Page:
Myths of psychiatry such as those described above are not isolated examples of poor practice or lack of knowledge, but are the unavoidable manifestations of an artificial paradigm which is arbitrarily derived from unproven assumptions, justified by inappropriate logic.   They often lead to ineffective, dangerous, and very expensive treatment.  Psychiatry must be more vigilant about its own data.   It is necessary  to avoid laziness in our education and understand from where comes our knowledge.  There are daily diatribes against the influence of pharmaceutical companies; but the effect of pens and detailing is surely much smaller than the effect of misunderstood data, poorly researched axioms, and signs run amok.  Psychiatry will not survive as a medical subspecialty if it continues along this path.  It will lose its dignity, and worse, it will become irrelevant.

 

 

“It would be good to conclude by recommending a short book, What Is Science?, that does things the right way. It takes a robustly objective view of the relation of evidence to conclusion, explains what laws of nature are, briefly shows how measurement, data, statistics, and mathematical models work in science, states which parts of science are well-established and which not, illustrates with engaging episodes in the history of science, and ends with some colorful rudenesses on postmodernist solecisms concerning science. Unfortunately, it does not exist.”[iii]

 



[i] Eco, Umberto (1998). Serendipities: Language and lunacy (William Weaver, Trans.). New York, NY: Harvest.

[ii] Hirschfeld RM, Lewis L, Vornik LA.   Perceptions and impact of bipolar disorder: how far have we really come? Results of the national depressive and manic-depressive association 2000 survey of individuals with bipolar disorder. J Clin Psychiatry. 2003 Feb;64(2):161-74.

[iii] Franklin, James.  Thomas Kuhn’s irrationalism.  The New Criterion Vol. 18, No. 10, June 2000






Comments

Despite no evidence of the ... (Below threshold)

December 26, 2006 1:19 AM | Posted by Nonshrinkable: | Reply

Despite no evidence of the author's name, "Massacre of the Unicorns" is claimed to have been written by S. Nassir Ghaemi

This is proof of what self-shrinkage does to a person...he belongs in the farthes neck of the woods with the other squirrels collecting nuts for the winter.

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I found this article (an ot... (Below threshold)

December 31, 2006 10:42 AM | Posted by Kevin: | Reply

I found this article (an others on your site) to be a disturbing eye-opener, especially your criticism of how we prescribe meds. You’re obviously extremely well versed in the psychopharm literature, and I believe that part of the solution your propose is that we all achieve your level of knowledge of (and ability to scrutinize) the literature supporting what we do. Although ideal, I think this is unrealistic, which is why we rely on the “Expert” guidelines you so criticize:

“It is now common practice, as defined in numerous “Expert” guidelines and consensuses that patients with bipolar disorder need to be on a mood stabilizer, specifically lithium or the antiepileptic Depakote.”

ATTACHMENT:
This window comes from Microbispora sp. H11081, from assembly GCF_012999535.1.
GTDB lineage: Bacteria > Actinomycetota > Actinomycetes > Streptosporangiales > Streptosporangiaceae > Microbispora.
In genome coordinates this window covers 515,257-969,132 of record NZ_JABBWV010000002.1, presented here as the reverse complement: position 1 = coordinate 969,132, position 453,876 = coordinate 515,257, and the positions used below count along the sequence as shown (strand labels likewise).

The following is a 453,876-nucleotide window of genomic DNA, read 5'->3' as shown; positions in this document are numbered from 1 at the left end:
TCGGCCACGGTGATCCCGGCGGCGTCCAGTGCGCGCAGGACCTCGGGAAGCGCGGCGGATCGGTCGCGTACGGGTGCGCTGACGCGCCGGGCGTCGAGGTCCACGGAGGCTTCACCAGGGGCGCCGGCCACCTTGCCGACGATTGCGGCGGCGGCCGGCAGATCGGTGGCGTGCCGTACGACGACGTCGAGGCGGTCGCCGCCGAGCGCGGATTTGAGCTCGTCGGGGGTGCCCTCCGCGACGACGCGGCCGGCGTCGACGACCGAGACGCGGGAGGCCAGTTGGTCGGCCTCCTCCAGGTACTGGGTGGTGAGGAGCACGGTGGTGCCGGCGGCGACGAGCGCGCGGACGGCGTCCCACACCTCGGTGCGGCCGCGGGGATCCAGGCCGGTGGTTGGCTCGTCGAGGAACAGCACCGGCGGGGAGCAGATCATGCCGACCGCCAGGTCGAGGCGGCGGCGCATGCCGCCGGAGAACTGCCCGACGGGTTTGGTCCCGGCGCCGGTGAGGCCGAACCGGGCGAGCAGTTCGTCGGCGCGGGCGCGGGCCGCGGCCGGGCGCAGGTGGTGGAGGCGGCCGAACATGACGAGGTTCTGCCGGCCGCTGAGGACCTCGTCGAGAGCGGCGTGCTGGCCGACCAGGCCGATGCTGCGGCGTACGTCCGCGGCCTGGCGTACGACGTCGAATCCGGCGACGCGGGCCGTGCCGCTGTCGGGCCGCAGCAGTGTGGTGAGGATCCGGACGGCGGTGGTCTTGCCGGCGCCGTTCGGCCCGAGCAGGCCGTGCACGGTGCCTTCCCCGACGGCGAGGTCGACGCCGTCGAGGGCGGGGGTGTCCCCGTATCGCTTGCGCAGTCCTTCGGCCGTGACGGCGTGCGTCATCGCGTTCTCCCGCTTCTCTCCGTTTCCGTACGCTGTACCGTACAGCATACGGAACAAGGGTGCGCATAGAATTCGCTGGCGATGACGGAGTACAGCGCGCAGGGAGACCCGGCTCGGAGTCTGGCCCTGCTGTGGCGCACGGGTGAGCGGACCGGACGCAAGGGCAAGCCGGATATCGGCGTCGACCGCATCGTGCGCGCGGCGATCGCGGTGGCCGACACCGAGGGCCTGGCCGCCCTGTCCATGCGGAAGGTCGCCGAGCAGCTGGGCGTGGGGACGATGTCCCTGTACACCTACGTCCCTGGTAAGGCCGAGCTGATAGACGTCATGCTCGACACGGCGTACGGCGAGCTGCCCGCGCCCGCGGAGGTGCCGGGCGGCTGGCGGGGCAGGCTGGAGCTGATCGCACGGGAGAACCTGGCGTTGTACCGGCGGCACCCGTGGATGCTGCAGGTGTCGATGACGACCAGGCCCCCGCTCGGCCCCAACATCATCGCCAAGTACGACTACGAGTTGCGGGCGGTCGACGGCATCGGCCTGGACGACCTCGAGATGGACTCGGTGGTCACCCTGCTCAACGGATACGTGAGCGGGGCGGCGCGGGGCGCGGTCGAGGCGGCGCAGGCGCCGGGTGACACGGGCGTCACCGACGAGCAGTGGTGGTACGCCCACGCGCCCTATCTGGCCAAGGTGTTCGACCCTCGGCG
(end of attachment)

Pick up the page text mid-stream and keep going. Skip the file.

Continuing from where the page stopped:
As a busy PGY-2 trying to learn psychopharm I rely on basic texts and expert opinions, i.e. the APA guidelines. You place “expert” in quotations – suggesting that they are not valid or trustworthy.

The APA states the following about the APA guidelines:

“Developed by expert work groups, who review available evidence using an explicit methodology. Iterative drafts undergo wide review by experts, allied organizations, and any APA member on request. Every guideline is also reviewed and approved for publication by the APA Assembly and Board of Trustees. The development of APA practice guidelines has not been financially supported by any commercial organization.”

So, if I can’t trust this process…carried about by the governing body of our profession, then what can I trust? It seems your answer is to become as versed in the literature as you. I find residency challenging and formidable enough. If I can’t rely on texts and APA guidelines, and instead have to comb through PubMed and try to make sense of the data myself, then I give up. Isn’t that what the APA is already doing in developing the guidelines? Our IM colleagues utilize all sorts of guidelines (e.g. JNC-7) that they seem to trust. What I’m afraid is…is that you’re right. And if you’re right, then my residency is training me to be another cog in the machine that you fear “will not survive as a medical subspecialty if it continues along this path. It will lose its dignity, and worse, it will become irrelevant.”

So, what do you recommend I do? I don’t mean this to be sarcastic. I’m a resident working 60-70 hours a week, and I’m trying to read at least a couple hours a week. What should I be reading? It seems that everything I’m reading, according to you, is just teaching me “artificial paradigm(s) which (are) arbitrarily derived from unproven assumptions, justified by inappropriate logic.” I’m telling you, I can’t start from scratch and start reviewing the literature on every drug, and drug-combination, ever devised. I wish I could. Honestly. If everything you’re saying is true, then the solution is not that everyone become as knowledgeable as you, but instead…we need evidenced-based guidelines that you’d find acceptable. Do you think that’s unattainable?

Please don’t interpret me incorrectly. I don’t mean to say that we all shouldn’t strive to be well-read on the primary literature. And I agree we should all become better equipped to scrutinize the “research” (see, you’ve got me using skeptical quotes now) that’s paraded before us by the Pharm Reps.